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Archives: February 2018

Black America on Stage at Carnegie Hall

Throughout its history as one of the world’s most distinguished music venues, Carnegie Hall has frequently positioned itself at the forefront of advocacy for performers of diverse backgrounds. This beautiful Google Culture exhibit, entitled “Black History at Carnegie Hall”, draws from the hall’s own extensive archives to illuminate the rich heritage of courage and activism it has demonstrated within arts presenting.

According to the archives, the story of performers of color at Carnegie begins with Madame Sissirietta Jones, known as the Black Patti—a sobriquet referencing Adelina Patti, a popular Italian soprano of the time. In February of 1893, Sissirietta performed a selection of operatic favorites in Carnegie’s main hall, concluding with Charles Gounod’s classic, Bach-flavored setting of the Ave Maria. She was joined by several other soloists of color, as well as the Fisk Jubilee Singers, an a cappella choir that remains active today at Fisk University. Here’s a 1909 recording and a 2016 recording for comparison.

Roland Hayes, a Fisk graduate and the first classical singer of color to record on a major label, performed at Carnegie Hall twice in 1924. In addition to a solo recital in February of that year, he sang Berlioz’s L’Enfance du Christ with the Boston Symphony Orchestra under the baton of Serge Koussevitsky. Hayes’ tenor garnered superb reviews and, in short order, began to fill concert halls up and down the East Coast. He performed at Carnegie nearly 40 times over the course of his career. Baritone Paul Robeson would also become a Carnegie fixture and appeared there for the first time shortly after Hayes, in 1929. His farewell concert, in 1958, was recorded and released on the Vanguard label. Listen to a selection from that record here, J.S. Bach’s Christ lag in Todesbanden.

Though many associate the first jazz at Carnegie Hall with clarinetist Benny Goodman’s sensational feature appearance there in 1938, earlier iterations of swing had already made it to that stage. As early as 1912, James Reese Europe and his Europe Clef Club Orchestra presented “A Concert of Negro Music” which included only selections by black composers, including Samuel Coleridge-Taylor and Harry T. Burleigh. Violinist and composer Will Marion Cook played with the Clef Club group, but it wasn’t his first time at Carnegie Hall—he gave a solo recital there in 1895 while he was still studying with Antonin Dvorak at the National Conservatory.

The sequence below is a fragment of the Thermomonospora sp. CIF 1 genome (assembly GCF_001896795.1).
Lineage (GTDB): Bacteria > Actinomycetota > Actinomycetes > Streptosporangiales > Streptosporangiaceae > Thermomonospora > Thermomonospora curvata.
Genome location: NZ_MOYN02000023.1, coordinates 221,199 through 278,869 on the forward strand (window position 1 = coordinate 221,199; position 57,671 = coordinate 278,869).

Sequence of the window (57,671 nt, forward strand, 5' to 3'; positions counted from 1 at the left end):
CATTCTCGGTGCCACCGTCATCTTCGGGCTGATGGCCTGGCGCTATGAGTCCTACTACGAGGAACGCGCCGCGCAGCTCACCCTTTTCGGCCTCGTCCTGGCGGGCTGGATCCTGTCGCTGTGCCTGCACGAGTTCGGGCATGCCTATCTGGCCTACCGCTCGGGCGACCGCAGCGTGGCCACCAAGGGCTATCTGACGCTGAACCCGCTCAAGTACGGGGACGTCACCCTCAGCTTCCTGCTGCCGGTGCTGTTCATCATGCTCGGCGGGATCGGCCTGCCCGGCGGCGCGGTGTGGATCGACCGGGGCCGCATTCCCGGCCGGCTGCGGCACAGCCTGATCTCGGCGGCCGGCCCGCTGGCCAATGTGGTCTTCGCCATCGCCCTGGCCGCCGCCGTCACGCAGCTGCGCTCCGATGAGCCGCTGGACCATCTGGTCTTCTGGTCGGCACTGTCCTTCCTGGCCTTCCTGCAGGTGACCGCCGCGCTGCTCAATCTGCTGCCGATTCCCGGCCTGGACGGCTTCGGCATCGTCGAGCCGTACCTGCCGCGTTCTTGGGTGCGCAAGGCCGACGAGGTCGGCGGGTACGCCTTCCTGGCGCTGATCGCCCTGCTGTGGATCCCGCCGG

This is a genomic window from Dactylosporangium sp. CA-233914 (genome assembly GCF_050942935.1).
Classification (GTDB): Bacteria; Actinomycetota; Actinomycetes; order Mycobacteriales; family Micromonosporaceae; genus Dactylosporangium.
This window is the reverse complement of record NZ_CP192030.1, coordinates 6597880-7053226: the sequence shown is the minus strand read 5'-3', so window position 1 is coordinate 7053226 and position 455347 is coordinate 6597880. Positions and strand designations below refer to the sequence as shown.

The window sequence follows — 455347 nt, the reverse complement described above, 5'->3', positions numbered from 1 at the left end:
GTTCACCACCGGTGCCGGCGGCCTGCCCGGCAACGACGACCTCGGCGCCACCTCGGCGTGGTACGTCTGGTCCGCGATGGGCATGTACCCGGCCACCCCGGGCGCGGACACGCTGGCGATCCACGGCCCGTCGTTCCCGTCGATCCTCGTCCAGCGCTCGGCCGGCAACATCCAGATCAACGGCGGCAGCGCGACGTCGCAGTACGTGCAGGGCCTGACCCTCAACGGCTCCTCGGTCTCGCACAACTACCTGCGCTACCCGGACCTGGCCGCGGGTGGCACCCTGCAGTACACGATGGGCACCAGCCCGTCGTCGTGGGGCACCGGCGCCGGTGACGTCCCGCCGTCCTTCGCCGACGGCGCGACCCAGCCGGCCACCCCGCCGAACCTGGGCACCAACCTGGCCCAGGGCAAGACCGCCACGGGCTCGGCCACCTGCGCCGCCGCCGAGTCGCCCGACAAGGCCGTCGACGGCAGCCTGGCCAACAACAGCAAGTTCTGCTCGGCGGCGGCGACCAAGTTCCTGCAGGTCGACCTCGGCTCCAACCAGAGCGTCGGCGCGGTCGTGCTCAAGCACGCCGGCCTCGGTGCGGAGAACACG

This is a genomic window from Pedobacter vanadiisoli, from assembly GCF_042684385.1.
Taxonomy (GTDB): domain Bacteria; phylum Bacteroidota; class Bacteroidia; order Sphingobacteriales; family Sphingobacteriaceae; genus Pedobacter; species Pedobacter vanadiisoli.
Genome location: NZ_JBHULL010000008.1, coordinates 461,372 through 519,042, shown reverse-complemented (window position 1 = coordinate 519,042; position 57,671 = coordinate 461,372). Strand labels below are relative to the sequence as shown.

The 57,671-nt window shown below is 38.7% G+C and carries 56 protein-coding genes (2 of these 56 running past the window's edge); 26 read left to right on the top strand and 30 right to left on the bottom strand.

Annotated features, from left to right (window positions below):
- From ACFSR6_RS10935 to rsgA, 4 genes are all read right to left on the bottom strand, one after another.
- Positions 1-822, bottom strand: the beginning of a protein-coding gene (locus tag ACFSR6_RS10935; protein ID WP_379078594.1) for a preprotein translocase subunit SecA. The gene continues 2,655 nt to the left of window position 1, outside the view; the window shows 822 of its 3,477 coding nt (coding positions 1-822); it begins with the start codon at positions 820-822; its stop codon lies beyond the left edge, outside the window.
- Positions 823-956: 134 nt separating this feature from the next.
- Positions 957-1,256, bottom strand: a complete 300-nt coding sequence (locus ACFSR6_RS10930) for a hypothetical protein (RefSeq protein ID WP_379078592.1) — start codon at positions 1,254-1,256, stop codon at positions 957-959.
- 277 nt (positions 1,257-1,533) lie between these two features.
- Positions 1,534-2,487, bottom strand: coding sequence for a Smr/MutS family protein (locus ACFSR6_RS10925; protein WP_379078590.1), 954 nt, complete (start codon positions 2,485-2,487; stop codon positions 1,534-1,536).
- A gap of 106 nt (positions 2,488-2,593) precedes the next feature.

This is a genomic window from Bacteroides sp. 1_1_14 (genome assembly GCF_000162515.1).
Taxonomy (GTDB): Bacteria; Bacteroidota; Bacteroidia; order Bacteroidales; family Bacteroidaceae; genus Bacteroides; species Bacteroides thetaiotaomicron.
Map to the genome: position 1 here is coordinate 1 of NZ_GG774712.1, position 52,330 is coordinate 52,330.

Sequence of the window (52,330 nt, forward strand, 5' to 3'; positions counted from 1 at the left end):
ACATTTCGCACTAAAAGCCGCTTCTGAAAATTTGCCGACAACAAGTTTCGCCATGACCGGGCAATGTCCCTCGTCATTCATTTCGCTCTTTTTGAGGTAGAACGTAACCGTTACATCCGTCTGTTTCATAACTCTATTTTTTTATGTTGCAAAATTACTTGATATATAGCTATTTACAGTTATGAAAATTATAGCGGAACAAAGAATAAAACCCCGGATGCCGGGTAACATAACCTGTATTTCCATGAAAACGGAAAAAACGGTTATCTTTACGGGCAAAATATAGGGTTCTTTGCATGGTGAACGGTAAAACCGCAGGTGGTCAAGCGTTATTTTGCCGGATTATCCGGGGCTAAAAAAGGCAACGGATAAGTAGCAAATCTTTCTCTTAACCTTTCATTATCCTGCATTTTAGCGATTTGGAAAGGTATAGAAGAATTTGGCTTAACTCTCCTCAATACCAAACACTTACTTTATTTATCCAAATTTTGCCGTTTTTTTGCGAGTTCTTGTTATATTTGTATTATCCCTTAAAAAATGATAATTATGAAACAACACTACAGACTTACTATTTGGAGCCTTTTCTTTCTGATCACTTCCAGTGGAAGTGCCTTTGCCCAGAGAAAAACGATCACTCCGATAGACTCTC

W.C. Handy, widely labeled the “Father of the Blues”—really, the father of collecting and notating the formerly oral tradition of the blues—also preceded Benny Goodman at Carnegie Hall. His Orchestra and huge cadre of Jubilee Singers performed there in April of 1928, featuring Fats Waller on organ. That momentous concert was recreated in its entirety near its 50th anniversary in 1978, featuring W.C.’s 78-year old daughter Katherine Handy, who sang her father’s famous “St. Louis Blues” on both the original program and its semicentennial version.

By the time Benny Goodman led his big band and quintet in “The Famous 1938 Carnegie Hall Jazz Concert”, black music was no stranger to that hallowed stage. The concert, by all accounts, was a huge success—during “Sing, Sing, Sing” alone, that iconic tune’s first ever performance, famous solos by drummer Gene Krupa (timestamp 3:01), trumpeter Harry James (5:30), Goodman (7:30), and pianist Jess Stacy (9:28) all demonstrate prodigious musicality and a remarkable rapport with the seated audience.

However, the troubled history of the improvised swing music of the ‘30s is mirrored by Goodman’s role, as a white bandleader, in bringing it to the concert hall. Though vibraphonist Lionel Hampton’s appearance with Goodman’s quintet marks likely the first mixed-race ensemble appearance at Carnegie Hall, the way in which critics described this historic cameo is telling. The Saturday Evening Post reported that “Benny found an unknown Negro musician, brought him across the color line into the big time. Lionel Hampton went on to the top, but he’s never forgotten his debt.” Benny Goodman was positioned as the white champion of a music that should have been the domain of black musicians, like Hampton, to present and benefit from. Understandably impartial to such thorny issues of cultural appropriation, it was still a bold cultural step for Carnegie Hall, home of serious music, to host Goodman’s popular dance hall ensembles that night.